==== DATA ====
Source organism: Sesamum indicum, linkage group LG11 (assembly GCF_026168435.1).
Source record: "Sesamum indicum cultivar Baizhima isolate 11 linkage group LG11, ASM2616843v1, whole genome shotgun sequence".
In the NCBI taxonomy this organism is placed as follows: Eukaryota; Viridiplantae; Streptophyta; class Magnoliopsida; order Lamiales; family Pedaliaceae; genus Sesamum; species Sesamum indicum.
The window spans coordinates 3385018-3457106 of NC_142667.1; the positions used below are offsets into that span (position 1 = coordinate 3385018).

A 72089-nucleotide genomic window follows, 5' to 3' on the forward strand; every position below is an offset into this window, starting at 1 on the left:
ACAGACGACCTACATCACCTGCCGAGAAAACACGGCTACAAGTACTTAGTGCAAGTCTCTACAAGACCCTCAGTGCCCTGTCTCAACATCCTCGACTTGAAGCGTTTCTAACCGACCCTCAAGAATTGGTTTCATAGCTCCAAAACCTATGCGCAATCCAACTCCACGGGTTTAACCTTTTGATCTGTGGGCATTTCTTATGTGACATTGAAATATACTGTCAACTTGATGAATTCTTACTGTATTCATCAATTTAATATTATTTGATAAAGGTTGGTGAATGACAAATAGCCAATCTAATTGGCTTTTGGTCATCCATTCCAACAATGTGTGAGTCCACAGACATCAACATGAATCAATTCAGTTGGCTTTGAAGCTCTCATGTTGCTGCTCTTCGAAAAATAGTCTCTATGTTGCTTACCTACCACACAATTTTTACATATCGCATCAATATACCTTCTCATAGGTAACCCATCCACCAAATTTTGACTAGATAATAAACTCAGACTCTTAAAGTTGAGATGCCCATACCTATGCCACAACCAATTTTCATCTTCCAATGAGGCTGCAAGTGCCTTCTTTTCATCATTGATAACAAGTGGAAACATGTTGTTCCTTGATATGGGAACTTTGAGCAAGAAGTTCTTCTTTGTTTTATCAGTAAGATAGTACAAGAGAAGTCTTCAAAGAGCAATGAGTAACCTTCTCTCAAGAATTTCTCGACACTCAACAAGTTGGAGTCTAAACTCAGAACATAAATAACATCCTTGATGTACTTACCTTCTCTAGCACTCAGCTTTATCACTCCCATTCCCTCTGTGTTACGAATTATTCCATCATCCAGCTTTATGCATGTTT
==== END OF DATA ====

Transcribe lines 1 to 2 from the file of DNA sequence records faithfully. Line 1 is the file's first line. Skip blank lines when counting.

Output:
Source organism: Sesamum indicum, linkage group LG11 (assembly GCF_026168435.1).
Source record: "Sesamum indicum cultivar Baizhima isolate 11 linkage group LG11, ASM2616843v1, whole genome shotgun sequence".